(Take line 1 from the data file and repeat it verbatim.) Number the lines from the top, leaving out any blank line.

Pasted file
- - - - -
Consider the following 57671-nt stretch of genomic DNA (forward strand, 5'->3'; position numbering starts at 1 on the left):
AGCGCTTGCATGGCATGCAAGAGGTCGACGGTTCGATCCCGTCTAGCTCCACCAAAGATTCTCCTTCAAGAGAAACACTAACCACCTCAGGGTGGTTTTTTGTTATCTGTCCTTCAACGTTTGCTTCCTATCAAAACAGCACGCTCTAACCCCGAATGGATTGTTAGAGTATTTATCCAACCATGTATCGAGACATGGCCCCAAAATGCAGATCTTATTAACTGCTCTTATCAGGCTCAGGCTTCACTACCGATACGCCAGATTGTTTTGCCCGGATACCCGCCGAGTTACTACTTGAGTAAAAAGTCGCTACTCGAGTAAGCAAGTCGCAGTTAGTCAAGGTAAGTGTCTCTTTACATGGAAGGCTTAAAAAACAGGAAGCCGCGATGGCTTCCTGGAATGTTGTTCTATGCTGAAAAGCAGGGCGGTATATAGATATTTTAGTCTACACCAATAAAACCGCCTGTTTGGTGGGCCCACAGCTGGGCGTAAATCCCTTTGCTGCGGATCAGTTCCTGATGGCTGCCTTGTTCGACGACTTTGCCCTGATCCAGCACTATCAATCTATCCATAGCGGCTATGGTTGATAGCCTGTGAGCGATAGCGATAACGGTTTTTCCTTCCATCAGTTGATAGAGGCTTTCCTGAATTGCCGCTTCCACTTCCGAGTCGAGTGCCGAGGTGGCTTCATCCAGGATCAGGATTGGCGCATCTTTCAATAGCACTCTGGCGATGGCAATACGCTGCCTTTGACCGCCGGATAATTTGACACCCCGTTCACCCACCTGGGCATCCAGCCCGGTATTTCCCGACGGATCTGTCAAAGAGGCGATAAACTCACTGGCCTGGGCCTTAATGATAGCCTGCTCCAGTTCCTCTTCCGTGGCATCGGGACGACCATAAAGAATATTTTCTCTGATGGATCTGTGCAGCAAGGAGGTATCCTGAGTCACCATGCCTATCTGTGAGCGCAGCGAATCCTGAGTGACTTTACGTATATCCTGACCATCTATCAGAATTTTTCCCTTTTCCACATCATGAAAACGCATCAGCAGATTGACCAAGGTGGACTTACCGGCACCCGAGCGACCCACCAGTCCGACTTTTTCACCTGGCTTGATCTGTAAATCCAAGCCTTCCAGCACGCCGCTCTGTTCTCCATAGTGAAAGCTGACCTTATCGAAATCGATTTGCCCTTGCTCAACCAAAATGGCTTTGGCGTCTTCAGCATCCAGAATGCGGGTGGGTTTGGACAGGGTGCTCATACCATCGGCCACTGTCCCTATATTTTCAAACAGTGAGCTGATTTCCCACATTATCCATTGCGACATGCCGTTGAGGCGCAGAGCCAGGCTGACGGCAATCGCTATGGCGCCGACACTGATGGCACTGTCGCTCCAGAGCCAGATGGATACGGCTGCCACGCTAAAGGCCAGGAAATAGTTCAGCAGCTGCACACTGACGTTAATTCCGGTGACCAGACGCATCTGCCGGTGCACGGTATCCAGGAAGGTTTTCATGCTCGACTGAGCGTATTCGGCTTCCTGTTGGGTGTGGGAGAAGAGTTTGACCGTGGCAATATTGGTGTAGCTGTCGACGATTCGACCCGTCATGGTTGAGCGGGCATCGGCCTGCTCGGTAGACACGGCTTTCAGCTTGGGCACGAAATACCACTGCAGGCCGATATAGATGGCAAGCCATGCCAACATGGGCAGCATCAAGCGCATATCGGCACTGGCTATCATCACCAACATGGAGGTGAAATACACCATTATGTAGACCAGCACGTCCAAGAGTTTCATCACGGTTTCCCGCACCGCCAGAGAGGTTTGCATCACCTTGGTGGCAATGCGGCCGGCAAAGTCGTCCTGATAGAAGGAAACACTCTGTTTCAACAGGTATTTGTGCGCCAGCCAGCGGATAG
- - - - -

Consider the following 57671-nt stretch of genomic DNA (forward strand, 5'->3'; position numbering starts at 1 on the left):